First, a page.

From this point of view, we have had to deal with three major problems in Iran. The first is the hiding of information that people must know about. People have a right to know about something that threatens their health.
The second is the inability to tell people how this disease behaves. This is not limited to features about washing hands, wearing masks and other such pieces of advice. When the government puts restrictions on the news, how can we expect people to receive comprehensive information?
The third is the repression of journalists critiquing events with the aim of guiding government policy. Since the outbreak, at least 18 journalists have been summoned for reporting about coronavirus. A case against eight of them has been opened and security agencies have them under surveillance.
How does the situation in Afghanistan compare?
During this time the press in Afghanistan has been freely and extensively engaged in reporting in each of the three areas that I named. Afghanistan does not have a strong medical system. It is a war-torn country, the Taliban still continues its attacks and, even in these conditions, the US is cutting its aid and putting its government under further pressure. But at least the media is not under the pressure from its own government and can write about these issues.
Based on what you say, can we conclude that Iran no longer has a professional press in the real sense of the word?
For the past three years we have emphasized that nowadays, it is citizen journalists who are the main pillar of information in Iran. Some media outlets are unabashedly controlled by the government and work as a propaganda arm. Others, called “private” or “reformist”, have themselves become obstacles to press freedom as a result of pressures from the government. Journalists are threatened and censored by their own editors-in-chief and some have even been fired.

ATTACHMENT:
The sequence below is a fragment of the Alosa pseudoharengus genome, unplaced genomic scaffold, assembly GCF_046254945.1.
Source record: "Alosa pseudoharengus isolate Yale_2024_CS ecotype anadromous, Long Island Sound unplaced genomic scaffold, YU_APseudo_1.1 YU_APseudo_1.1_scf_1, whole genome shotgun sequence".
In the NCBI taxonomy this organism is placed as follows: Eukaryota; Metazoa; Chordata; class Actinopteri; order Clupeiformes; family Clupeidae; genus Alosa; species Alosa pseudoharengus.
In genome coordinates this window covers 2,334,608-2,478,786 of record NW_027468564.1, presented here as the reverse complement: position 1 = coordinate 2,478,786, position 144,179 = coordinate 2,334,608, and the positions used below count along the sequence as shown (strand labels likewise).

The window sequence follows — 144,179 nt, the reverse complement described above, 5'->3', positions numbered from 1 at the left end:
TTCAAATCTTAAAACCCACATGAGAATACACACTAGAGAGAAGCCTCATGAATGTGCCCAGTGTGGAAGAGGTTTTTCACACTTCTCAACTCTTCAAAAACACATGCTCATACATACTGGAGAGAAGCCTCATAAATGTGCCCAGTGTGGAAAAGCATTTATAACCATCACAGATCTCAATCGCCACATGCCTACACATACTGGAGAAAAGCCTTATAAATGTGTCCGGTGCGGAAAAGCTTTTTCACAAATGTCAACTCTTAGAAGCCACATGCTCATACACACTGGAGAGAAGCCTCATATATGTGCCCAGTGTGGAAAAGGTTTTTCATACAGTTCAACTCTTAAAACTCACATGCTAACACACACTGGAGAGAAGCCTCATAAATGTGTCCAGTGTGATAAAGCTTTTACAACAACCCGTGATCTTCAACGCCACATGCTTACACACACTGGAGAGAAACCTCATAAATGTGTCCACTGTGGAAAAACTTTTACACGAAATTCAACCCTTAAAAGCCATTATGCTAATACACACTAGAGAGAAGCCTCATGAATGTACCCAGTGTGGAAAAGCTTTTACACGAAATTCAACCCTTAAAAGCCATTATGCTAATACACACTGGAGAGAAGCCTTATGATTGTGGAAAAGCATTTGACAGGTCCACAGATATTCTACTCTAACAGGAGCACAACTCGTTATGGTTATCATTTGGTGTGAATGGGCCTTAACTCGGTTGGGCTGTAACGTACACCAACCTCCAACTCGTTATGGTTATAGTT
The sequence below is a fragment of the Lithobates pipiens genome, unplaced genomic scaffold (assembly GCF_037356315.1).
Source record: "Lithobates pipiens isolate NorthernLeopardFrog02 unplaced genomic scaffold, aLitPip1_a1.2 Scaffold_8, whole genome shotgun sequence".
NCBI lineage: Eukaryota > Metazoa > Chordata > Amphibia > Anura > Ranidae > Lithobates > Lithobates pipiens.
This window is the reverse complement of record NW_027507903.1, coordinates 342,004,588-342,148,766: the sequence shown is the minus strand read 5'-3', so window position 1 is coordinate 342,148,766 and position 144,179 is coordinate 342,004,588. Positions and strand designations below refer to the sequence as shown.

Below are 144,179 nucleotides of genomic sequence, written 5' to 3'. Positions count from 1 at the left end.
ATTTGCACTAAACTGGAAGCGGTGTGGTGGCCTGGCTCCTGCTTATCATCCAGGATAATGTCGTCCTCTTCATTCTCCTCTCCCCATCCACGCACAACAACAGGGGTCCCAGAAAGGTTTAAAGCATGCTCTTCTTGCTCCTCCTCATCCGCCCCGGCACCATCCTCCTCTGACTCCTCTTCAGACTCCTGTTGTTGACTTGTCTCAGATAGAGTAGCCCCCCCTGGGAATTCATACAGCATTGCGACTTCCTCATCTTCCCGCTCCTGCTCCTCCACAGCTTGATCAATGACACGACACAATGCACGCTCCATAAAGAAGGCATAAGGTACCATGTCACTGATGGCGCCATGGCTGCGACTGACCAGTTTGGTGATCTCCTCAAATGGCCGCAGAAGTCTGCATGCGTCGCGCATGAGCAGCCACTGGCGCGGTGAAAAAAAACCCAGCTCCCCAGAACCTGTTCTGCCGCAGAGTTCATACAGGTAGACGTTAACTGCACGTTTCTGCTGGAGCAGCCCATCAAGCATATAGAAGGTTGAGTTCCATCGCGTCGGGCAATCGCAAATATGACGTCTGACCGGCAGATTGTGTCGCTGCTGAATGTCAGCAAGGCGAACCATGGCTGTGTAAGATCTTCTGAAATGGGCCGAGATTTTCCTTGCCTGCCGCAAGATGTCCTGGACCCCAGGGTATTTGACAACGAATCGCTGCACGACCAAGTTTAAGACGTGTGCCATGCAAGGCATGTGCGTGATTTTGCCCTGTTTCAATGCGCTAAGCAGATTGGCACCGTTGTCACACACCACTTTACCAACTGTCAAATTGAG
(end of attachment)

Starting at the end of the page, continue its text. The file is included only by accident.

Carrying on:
Just a few days ago, a reporter with ISNA [the Iranian Students’ News Agency] was fired for posting a critical tweet, which led to ISNA’s CEO firing him.
So, what remains are social media and citizen journalists. In other words, we have media in Iran, but not a free press.
Reporters Without Borders published some information about seven or eight journalists who were summoned earlier this year and had their homes searched. Do you have any new information about these journalists that you can share?
A number of these journalists are in a very unusual situation. They have not been arrested but, I can say, they have been sentenced to a ban on using communication tools. Some of them are still being threatened and summoned.
Theirs is an issue that was born with coronavirus. Not only have many journalists been summoned because they published information about coronavirus, but their sources, the doctors and nurses who provided them with news and figures, have been as well.